This is Banned Books Week sponsored by the American Library Association. It is a time for us to think about books that have been banned, or attempted to be banned, over the years. You know, really, really bad books like The Adventures of Huckleberry Finn, To Kill a Mockingbird, and The Kite Runner.
My first experience with a banned book was Slaughterhouse Five by Kurt Vonnegut, Jr. I was already a fan after reading Player Piano. I was in junior high (middle school for the younger generation). I had no idea it had been banned in some places. I only knew three things. I knew Vonnegut had quickly become my favorite author. I knew there was a moving coming out based on the book. And I knew there was nudity in the book because Valerie Perrine’s nude scenes were featured in Playboy, a magazine to which I surreptitiously had access from time to time.
As I read the book, I realized that the nudity was a necessary part of the storyline (as an early teenager I was disappointed that it was just there, and not more gratuitous). I also realized that, even though I was not a frequent user of profanity (at least at the time), the profanity was a necessary part of the dialogue.
Even in junior high, I knew this book was about ideas, about pain, about struggle, about war and its profound effect on the human psyche. Its out-of-sync narration was jarring. But also necessary to its idea.
Listen: Billy Pilgrim has come unstuck in time.
Vonnegut was present during the WWII firebombing of Dresden, Germany. That may have been our military’s first, true, shock and awe campaign as countless planes dropped thousands of bombs on this city. That real-life event forged Vonnegut’s views on war, politics, religion, and so much more. It created a depression that comes out in nearly all of his writing. A sarcastic humor that touches the soul. A hopeless resignation to the events that shape our lives. And so it goes.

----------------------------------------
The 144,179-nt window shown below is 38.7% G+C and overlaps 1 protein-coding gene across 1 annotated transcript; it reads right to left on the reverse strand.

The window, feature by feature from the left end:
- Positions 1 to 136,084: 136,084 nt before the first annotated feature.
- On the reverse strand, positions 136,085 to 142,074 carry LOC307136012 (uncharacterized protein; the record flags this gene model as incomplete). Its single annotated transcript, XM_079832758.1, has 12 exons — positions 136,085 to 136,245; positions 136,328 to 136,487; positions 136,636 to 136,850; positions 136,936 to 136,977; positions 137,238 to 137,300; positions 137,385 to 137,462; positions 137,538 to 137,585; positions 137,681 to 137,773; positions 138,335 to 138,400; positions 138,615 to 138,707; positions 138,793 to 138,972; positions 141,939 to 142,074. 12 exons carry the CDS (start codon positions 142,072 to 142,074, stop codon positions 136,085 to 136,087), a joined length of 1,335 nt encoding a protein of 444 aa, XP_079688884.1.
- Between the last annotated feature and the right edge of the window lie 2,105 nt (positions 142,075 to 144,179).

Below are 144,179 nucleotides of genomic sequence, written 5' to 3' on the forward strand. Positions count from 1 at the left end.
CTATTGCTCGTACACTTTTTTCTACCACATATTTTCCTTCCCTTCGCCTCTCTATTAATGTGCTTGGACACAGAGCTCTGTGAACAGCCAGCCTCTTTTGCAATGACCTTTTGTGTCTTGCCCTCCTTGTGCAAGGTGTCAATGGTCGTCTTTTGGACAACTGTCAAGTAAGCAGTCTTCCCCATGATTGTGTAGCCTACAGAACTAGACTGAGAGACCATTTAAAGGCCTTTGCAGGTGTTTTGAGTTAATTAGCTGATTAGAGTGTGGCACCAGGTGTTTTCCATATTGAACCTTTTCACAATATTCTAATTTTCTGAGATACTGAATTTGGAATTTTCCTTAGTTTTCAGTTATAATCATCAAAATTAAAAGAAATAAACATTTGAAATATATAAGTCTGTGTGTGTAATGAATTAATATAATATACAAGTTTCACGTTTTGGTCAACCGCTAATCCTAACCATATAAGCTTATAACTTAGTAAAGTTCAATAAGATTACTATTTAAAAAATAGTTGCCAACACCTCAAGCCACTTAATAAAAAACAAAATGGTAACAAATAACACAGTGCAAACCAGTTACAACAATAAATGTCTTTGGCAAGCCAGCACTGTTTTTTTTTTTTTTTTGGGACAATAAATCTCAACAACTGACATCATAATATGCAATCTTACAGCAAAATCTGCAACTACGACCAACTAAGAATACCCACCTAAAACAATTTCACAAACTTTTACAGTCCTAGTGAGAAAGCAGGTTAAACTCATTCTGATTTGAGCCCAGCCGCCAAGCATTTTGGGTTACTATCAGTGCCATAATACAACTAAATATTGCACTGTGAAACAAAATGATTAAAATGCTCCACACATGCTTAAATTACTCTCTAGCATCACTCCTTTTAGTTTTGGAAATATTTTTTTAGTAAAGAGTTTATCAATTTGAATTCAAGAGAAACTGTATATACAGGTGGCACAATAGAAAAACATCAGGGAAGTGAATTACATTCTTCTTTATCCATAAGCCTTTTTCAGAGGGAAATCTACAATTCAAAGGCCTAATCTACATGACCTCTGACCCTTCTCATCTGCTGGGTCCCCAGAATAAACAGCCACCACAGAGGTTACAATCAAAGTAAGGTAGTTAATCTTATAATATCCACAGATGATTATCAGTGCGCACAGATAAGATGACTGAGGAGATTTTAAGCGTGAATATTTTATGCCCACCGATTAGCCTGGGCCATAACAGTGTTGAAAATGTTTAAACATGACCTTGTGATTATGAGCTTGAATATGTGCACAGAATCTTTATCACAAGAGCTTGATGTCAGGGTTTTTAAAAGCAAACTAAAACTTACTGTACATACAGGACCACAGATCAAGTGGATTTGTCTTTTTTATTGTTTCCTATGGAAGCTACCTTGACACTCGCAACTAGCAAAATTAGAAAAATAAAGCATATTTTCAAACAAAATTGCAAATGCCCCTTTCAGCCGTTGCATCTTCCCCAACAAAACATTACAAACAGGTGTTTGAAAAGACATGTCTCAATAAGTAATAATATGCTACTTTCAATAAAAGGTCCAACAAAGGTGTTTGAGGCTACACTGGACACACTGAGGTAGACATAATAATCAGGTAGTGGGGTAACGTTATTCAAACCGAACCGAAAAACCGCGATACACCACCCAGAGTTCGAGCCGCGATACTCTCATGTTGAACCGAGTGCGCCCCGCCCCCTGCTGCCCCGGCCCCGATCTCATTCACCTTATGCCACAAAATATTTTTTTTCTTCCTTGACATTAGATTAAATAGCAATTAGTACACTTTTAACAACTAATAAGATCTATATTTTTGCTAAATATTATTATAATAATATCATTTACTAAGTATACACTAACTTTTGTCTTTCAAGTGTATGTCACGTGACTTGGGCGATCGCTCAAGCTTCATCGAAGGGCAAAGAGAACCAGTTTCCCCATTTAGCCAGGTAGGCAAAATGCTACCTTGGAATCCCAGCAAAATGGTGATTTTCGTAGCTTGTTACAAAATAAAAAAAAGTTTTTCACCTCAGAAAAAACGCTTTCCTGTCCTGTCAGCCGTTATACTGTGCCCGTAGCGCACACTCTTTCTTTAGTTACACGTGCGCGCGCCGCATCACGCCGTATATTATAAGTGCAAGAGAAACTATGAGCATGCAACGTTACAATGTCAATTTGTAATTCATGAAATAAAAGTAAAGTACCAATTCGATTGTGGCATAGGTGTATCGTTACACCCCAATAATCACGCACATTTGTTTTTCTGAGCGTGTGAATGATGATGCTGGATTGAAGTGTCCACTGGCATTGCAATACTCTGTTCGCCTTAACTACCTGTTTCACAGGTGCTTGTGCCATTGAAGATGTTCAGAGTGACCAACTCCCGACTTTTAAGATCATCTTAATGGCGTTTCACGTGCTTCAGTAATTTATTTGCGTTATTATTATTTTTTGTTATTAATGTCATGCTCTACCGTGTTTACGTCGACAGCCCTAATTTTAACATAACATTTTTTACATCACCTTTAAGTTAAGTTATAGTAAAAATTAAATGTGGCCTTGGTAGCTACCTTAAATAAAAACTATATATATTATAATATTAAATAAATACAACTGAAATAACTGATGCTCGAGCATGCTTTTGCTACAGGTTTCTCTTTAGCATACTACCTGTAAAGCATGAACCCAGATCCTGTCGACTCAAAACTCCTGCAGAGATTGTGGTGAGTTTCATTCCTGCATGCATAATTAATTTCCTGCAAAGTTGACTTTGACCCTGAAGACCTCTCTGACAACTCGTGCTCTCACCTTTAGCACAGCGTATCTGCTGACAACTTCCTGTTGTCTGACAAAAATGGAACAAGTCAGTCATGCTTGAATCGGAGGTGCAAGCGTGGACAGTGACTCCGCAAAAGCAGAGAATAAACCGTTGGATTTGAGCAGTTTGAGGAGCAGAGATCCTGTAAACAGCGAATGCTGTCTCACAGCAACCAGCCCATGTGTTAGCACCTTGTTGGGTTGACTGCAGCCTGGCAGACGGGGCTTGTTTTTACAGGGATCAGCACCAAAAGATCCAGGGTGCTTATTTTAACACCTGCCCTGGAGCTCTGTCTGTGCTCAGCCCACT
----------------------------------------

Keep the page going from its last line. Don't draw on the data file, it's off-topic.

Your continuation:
Books are generally not banned because of words. Language is almost always secondary. Books are banned because people don’t like the ideas presented in the books. Books make us think. OK, important books make us think. They bend our minds. They warp our perceptions. They fundamentally change our worldview. They shake us out of the doldrums of the life to which we’ve become comfortable.
And nearly every book that has been banned, or attempted to be banned, has turned out to be an important book for these very reasons.
Authors, good authors, carefully choose their language. They carefully choose what stays in a story and what gets thrown out. They remove anything that doesn’t progress the story. Anything that doesn’t help explain the story. As an English teacher I understand the difference between using words and using the right words. Sometimes the right words are the very ones that jar our souls and awaken in us the need to really pay attention to the idea.
Limiting access to books based on age-appropriateness is not the same as banning a book. A parent asking teachers to provide his daughter with an alternate text because of personal, family, or religious objections is not banning a book. Its called acting responsibly.
Trying to be the parent of every individual in a city, a town, a community, or a school is an obscene attempt at mind-control and a power trip no single human being should ever be allowed to complete.
You cannot stop an idea whose time has come.
Not even if you burned every book on the planet.
Books are not about language. They are about ideas. And ideas live in the minds of people.
You can’t stop ideas.